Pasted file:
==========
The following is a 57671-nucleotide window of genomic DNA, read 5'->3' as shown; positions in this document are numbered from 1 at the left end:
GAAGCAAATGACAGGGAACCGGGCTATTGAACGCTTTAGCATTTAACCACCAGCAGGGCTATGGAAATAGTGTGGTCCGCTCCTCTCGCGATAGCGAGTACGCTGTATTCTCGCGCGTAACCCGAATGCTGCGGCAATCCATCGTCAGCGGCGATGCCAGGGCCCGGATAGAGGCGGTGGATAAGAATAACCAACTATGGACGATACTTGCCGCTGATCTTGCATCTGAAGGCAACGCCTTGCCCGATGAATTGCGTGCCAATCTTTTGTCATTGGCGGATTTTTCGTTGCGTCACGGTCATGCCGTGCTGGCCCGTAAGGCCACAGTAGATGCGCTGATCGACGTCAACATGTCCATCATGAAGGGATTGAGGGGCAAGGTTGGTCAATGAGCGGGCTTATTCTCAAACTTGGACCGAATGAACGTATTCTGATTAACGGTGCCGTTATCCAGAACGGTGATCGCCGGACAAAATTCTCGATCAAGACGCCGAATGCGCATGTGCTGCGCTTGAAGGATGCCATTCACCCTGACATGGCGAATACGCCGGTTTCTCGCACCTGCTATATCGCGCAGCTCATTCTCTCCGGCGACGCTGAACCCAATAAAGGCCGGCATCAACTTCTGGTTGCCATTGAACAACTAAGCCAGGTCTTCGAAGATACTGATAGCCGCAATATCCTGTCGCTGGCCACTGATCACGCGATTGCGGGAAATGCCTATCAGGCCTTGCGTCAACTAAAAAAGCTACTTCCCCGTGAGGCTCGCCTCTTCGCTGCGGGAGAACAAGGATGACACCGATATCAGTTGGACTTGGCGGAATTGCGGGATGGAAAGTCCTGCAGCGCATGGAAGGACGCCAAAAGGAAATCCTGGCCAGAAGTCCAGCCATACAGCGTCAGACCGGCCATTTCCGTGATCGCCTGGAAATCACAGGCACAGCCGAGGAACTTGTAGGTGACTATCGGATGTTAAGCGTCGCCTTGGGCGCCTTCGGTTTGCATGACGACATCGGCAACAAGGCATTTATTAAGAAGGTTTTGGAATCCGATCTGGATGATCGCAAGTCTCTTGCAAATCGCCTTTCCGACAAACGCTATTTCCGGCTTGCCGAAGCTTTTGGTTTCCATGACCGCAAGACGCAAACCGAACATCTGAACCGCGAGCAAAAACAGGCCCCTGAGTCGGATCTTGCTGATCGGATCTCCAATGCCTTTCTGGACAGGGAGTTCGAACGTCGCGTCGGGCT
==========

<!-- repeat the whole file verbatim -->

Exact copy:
The following is a 57671-nucleotide window of genomic DNA, read 5'->3' as shown; positions in this document are numbered from 1 at the left end:
GAAGCAAATGACAGGGAACCGGGCTATTGAACGCTTTAGCATTTAACCACCAGCAGGGCTATGGAAATAGTGTGGTCCGCTCCTCTCGCGATAGCGAGTACGCTGTATTCTCGCGCGTAACCCGAATGCTGCGGCAATCCATCGTCAGCGGCGATGCCAGGGCCCGGATAGAGGCGGTGGATAAGAATAACCAACTATGGACGATACTTGCCGCTGATCTTGCATCTGAAGGCAACGCCTTGCCCGATGAATTGCGTGCCAATCTTTTGTCATTGGCGGATTTTTCGTTGCGTCACGGTCATGCCGTGCTGGCCCGTAAGGCCACAGTAGATGCGCTGATCGACGTCAACATGTCCATCATGAAGGGATTGAGGGGCAAGGTTGGTCAATGAGCGGGCTTATTCTCAAACTTGGACCGAATGAACGTATTCTGATTAACGGTGCCGTTATCCAGAACGGTGATCGCCGGACAAAATTCTCGATCAAGACGCCGAATGCGCATGTGCTGCGCTTGAAGGATGCCATTCACCCTGACATGGCGAATACGCCGGTTTCTCGCACCTGCTATATCGCGCAGCTCATTCTCTCCGGCGACGCTGAACCCAATAAAGGCCGGCATCAACTTCTGGTTGCCATTGAACAACTAAGCCAGGTCTTCGAAGATACTGATAGCCGCAATATCCTGTCGCTGGCCACTGATCACGCGATTGCGGGAAATGCCTATCAGGCCTTGCGTCAACTAAAAAAGCTACTTCCCCGTGAGGCTCGCCTCTTCGCTGCGGGAGAACAAGGATGACACCGATATCAGTTGGACTTGGCGGAATTGCGGGATGGAAAGTCCTGCAGCGCATGGAAGGACGCCAAAAGGAAATCCTGGCCAGAAGTCCAGCCATACAGCGTCAGACCGGCCATTTCCGTGATCGCCTGGAAATCACAGGCACAGCCGAGGAACTTGTAGGTGACTATCGGATGTTAAGCGTCGCCTTGGGCGCCTTCGGTTTGCATGACGACATCGGCAACAAGGCATTTATTAAGAAGGTTTTGGAATCCGATCTGGATGATCGCAAGTCTCTTGCAAATCGCCTTTCCGACAAACGCTATTTCCGGCTTGCCGAAGCTTTTGGTTTCCATGACCGCAAGACGCAAACCGAACATCTGAACCGCGAGCAAAAACAGGCCCCTGAGTCGGATCTTGCTGATCGGATCTCCAATGCCTTTCTGGACAGGGAGTTCGAACGTCGCGTCGGGCT